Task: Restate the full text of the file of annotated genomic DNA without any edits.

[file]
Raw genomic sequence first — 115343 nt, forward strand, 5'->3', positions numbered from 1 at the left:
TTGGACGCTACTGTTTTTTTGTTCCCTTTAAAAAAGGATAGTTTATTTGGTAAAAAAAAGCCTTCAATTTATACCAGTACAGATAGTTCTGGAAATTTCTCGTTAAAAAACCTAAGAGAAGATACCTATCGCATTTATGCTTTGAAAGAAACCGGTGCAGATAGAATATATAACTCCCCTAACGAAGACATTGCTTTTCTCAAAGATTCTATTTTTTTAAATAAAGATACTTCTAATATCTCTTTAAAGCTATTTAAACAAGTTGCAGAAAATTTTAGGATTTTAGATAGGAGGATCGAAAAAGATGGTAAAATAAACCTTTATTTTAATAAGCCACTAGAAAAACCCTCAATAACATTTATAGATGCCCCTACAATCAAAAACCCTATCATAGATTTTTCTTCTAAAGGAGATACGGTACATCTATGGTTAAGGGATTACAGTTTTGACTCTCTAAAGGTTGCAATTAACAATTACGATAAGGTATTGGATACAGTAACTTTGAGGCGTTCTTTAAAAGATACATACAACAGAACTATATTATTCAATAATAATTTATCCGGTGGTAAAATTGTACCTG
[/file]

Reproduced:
Raw genomic sequence first — 115343 nt, forward strand, 5'->3', positions numbered from 1 at the left:
TTGGACGCTACTGTTTTTTTGTTCCCTTTAAAAAAGGATAGTTTATTTGGTAAAAAAAAGCCTTCAATTTATACCAGTACAGATAGTTCTGGAAATTTCTCGTTAAAAAACCTAAGAGAAGATACCTATCGCATTTATGCTTTGAAAGAAACCGGTGCAGATAGAATATATAACTCCCCTAACGAAGACATTGCTTTTCTCAAAGATTCTATTTTTTTAAATAAAGATACTTCTAATATCTCTTTAAAGCTATTTAAACAAGTTGCAGAAAATTTTAGGATTTTAGATAGGAGGATCGAAAAAGATGGTAAAATAAACCTTTATTTTAATAAGCCACTAGAAAAACCCTCAATAACATTTATAGATGCCCCTACAATCAAAAACCCTATCATAGATTTTTCTTCTAAAGGAGATACGGTACATCTATGGTTAAGGGATTACAGTTTTGACTCTCTAAAGGTTGCAATTAACAATTACGATAAGGTATTGGATACAGTAACTTTGAGGCGTTCTTTAAAAGATACATACAACAGAACTATATTATTCAATAATAATTTATCCGGTGGTAAAATTGTACCTG